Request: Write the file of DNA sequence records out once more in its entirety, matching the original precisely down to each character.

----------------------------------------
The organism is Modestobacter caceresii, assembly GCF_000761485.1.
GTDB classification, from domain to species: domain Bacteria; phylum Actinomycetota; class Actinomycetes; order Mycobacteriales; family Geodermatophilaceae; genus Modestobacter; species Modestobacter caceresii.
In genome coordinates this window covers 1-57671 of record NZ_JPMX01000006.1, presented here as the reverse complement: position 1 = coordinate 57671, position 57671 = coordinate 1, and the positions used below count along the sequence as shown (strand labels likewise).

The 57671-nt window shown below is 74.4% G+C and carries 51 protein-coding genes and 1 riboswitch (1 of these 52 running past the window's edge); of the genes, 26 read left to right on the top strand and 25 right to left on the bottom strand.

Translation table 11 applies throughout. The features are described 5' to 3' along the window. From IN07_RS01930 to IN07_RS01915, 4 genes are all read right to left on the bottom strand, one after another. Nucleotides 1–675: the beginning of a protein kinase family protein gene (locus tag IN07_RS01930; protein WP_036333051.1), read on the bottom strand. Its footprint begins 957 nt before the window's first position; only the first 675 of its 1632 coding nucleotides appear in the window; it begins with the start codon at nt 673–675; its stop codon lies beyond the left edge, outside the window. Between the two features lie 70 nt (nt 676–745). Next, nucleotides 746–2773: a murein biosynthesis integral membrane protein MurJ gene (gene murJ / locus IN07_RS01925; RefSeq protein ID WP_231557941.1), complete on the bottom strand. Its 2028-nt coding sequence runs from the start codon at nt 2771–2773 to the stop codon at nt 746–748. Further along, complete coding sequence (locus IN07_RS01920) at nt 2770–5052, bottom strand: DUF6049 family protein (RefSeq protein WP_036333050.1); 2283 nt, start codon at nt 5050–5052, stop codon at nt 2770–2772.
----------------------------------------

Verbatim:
The organism is Modestobacter caceresii, assembly GCF_000761485.1.
GTDB classification, from domain to species: domain Bacteria; phylum Actinomycetota; class Actinomycetes; order Mycobacteriales; family Geodermatophilaceae; genus Modestobacter; species Modestobacter caceresii.
In genome coordinates this window covers 1-57671 of record NZ_JPMX01000006.1, presented here as the reverse complement: position 1 = coordinate 57671, position 57671 = coordinate 1, and the positions used below count along the sequence as shown (strand labels likewise).

The 57671-nt window shown below is 74.4% G+C and carries 51 protein-coding genes and 1 riboswitch (1 of these 52 running past the window's edge); of the genes, 26 read left to right on the top strand and 25 right to left on the bottom strand.

Translation table 11 applies throughout. The features are described 5' to 3' along the window. From IN07_RS01930 to IN07_RS01915, 4 genes are all read right to left on the bottom strand, one after another. Nucleotides 1–675: the beginning of a protein kinase family protein gene (locus tag IN07_RS01930; protein WP_036333051.1), read on the bottom strand. Its footprint begins 957 nt before the window's first position; only the first 675 of its 1632 coding nucleotides appear in the window; it begins with the start codon at nt 673–675; its stop codon lies beyond the left edge, outside the window. Between the two features lie 70 nt (nt 676–745). Next, nucleotides 746–2773: a murein biosynthesis integral membrane protein MurJ gene (gene murJ / locus IN07_RS01925; RefSeq protein ID WP_231557941.1), complete on the bottom strand. Its 2028-nt coding sequence runs from the start codon at nt 2771–2773 to the stop codon at nt 746–748. Further along, complete coding sequence (locus IN07_RS01920) at nt 2770–5052, bottom strand: DUF6049 family protein (RefSeq protein WP_036333050.1); 2283 nt, start codon at nt 5050–5052, stop codon at nt 2770–2772.